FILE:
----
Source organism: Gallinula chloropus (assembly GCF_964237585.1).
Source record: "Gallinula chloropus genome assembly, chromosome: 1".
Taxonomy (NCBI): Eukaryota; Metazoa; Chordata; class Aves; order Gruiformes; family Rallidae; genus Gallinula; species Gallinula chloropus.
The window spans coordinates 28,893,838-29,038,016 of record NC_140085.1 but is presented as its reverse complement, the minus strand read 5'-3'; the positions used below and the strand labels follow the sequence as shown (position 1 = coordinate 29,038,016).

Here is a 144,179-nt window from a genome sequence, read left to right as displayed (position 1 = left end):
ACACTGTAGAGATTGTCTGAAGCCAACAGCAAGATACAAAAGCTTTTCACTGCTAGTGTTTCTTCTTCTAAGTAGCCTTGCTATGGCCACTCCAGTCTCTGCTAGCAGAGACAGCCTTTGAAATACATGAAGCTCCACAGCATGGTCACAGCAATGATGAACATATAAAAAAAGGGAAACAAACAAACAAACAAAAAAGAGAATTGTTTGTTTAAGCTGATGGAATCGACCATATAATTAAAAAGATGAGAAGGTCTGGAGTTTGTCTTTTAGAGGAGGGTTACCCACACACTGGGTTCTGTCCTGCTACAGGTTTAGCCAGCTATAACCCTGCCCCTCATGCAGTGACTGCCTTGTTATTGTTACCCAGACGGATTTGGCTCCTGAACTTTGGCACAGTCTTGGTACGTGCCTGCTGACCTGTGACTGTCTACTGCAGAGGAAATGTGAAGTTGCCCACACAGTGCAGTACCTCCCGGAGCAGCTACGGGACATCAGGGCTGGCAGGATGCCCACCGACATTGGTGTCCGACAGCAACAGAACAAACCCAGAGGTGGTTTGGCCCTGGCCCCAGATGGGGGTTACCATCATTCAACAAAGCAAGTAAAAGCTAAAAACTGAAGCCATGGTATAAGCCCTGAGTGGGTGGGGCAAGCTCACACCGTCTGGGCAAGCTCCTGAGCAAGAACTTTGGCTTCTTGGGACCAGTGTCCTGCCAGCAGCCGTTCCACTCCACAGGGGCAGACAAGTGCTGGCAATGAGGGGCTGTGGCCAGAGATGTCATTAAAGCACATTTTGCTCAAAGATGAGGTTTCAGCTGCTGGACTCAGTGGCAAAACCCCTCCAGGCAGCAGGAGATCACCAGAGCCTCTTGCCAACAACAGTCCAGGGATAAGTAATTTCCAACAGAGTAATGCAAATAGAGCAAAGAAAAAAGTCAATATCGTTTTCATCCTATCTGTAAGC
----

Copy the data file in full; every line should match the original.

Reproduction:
Source organism: Gallinula chloropus (assembly GCF_964237585.1).
Source record: "Gallinula chloropus genome assembly, chromosome: 1".
Taxonomy (NCBI): Eukaryota; Metazoa; Chordata; class Aves; order Gruiformes; family Rallidae; genus Gallinula; species Gallinula chloropus.
The window spans coordinates 28,893,838-29,038,016 of record NC_140085.1 but is presented as its reverse complement, the minus strand read 5'-3'; the positions used below and the strand labels follow the sequence as shown (position 1 = coordinate 29,038,016).

Here is a 144,179-nt window from a genome sequence, read left to right as displayed (position 1 = left end):
ACACTGTAGAGATTGTCTGAAGCCAACAGCAAGATACAAAAGCTTTTCACTGCTAGTGTTTCTTCTTCTAAGTAGCCTTGCTATGGCCACTCCAGTCTCTGCTAGCAGAGACAGCCTTTGAAATACATGAAGCTCCACAGCATGGTCACAGCAATGATGAACATATAAAAAAAGGGAAACAAACAAACAAACAAAAAAGAGAATTGTTTGTTTAAGCTGATGGAATCGACCATATAATTAAAAAGATGAGAAGGTCTGGAGTTTGTCTTTTAGAGGAGGGTTACCCACACACTGGGTTCTGTCCTGCTACAGGTTTAGCCAGCTATAACCCTGCCCCTCATGCAGTGACTGCCTTGTTATTGTTACCCAGACGGATTTGGCTCCTGAACTTTGGCACAGTCTTGGTACGTGCCTGCTGACCTGTGACTGTCTACTGCAGAGGAAATGTGAAGTTGCCCACACAGTGCAGTACCTCCCGGAGCAGCTACGGGACATCAGGGCTGGCAGGATGCCCACCGACATTGGTGTCCGACAGCAACAGAACAAACCCAGAGGTGGTTTGGCCCTGGCCCCAGATGGGGGTTACCATCATTCAACAAAGCAAGTAAAAGCTAAAAACTGAAGCCATGGTATAAGCCCTGAGTGGGTGGGGCAAGCTCACACCGTCTGGGCAAGCTCCTGAGCAAGAACTTTGGCTTCTTGGGACCAGTGTCCTGCCAGCAGCCGTTCCACTCCACAGGGGCAGACAAGTGCTGGCAATGAGGGGCTGTGGCCAGAGATGTCATTAAAGCACATTTTGCTCAAAGATGAGGTTTCAGCTGCTGGACTCAGTGGCAAAACCCCTCCAGGCAGCAGGAGATCACCAGAGCCTCTTGCCAACAACAGTCCAGGGATAAGTAATTTCCAACAGAGTAATGCAAATAGAGCAAAGAAAAAAGTCAATATCGTTTTCATCCTATCTGTAAGC